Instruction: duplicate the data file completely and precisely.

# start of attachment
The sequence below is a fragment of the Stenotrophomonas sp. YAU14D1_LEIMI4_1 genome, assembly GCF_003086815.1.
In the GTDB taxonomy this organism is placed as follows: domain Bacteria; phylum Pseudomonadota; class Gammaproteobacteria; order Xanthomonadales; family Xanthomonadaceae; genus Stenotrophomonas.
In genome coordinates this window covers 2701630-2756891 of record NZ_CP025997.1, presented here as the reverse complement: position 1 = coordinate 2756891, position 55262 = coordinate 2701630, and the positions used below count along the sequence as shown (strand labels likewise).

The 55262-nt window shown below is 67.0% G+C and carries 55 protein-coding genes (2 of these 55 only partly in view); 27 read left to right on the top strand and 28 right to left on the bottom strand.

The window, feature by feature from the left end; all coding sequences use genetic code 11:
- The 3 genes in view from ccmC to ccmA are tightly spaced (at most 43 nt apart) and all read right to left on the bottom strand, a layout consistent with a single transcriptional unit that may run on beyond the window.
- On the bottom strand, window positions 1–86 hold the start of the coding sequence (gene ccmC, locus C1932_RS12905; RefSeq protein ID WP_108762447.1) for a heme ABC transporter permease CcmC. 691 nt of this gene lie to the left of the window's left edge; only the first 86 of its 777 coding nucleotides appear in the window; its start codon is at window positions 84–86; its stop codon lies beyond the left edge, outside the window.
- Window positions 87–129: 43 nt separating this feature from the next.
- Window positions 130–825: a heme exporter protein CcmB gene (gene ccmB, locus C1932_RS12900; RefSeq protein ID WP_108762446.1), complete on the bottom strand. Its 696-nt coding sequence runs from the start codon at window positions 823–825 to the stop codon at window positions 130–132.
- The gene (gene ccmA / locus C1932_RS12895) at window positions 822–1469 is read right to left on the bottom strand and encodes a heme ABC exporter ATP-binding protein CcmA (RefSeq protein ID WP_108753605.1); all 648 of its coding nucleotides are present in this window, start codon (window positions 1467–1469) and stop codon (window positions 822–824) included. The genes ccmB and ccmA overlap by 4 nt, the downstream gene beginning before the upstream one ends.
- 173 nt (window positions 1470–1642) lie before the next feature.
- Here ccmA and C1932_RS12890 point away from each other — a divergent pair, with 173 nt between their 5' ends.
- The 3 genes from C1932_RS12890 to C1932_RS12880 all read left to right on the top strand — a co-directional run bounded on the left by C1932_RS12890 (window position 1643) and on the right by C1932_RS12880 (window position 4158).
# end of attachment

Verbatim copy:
The sequence below is a fragment of the Stenotrophomonas sp. YAU14D1_LEIMI4_1 genome, assembly GCF_003086815.1.
In the GTDB taxonomy this organism is placed as follows: domain Bacteria; phylum Pseudomonadota; class Gammaproteobacteria; order Xanthomonadales; family Xanthomonadaceae; genus Stenotrophomonas.
In genome coordinates this window covers 2701630-2756891 of record NZ_CP025997.1, presented here as the reverse complement: position 1 = coordinate 2756891, position 55262 = coordinate 2701630, and the positions used below count along the sequence as shown (strand labels likewise).

The 55262-nt window shown below is 67.0% G+C and carries 55 protein-coding genes (2 of these 55 only partly in view); 27 read left to right on the top strand and 28 right to left on the bottom strand.

The window, feature by feature from the left end; all coding sequences use genetic code 11:
- The 3 genes in view from ccmC to ccmA are tightly spaced (at most 43 nt apart) and all read right to left on the bottom strand, a layout consistent with a single transcriptional unit that may run on beyond the window.
- On the bottom strand, window positions 1–86 hold the start of the coding sequence (gene ccmC, locus C1932_RS12905; RefSeq protein ID WP_108762447.1) for a heme ABC transporter permease CcmC. 691 nt of this gene lie to the left of the window's left edge; only the first 86 of its 777 coding nucleotides appear in the window; its start codon is at window positions 84–86; its stop codon lies beyond the left edge, outside the window.
- Window positions 87–129: 43 nt separating this feature from the next.
- Window positions 130–825: a heme exporter protein CcmB gene (gene ccmB, locus C1932_RS12900; RefSeq protein ID WP_108762446.1), complete on the bottom strand. Its 696-nt coding sequence runs from the start codon at window positions 823–825 to the stop codon at window positions 130–132.
- The gene (gene ccmA / locus C1932_RS12895) at window positions 822–1469 is read right to left on the bottom strand and encodes a heme ABC exporter ATP-binding protein CcmA (RefSeq protein ID WP_108753605.1); all 648 of its coding nucleotides are present in this window, start codon (window positions 1467–1469) and stop codon (window positions 822–824) included. The genes ccmB and ccmA overlap by 4 nt, the downstream gene beginning before the upstream one ends.
- 173 nt (window positions 1470–1642) lie before the next feature.
- Here ccmA and C1932_RS12890 point away from each other — a divergent pair, with 173 nt between their 5' ends.
- The 3 genes from C1932_RS12890 to C1932_RS12880 all read left to right on the top strand — a co-directional run bounded on the left by C1932_RS12890 (window position 1643) and on the right by C1932_RS12880 (window position 4158).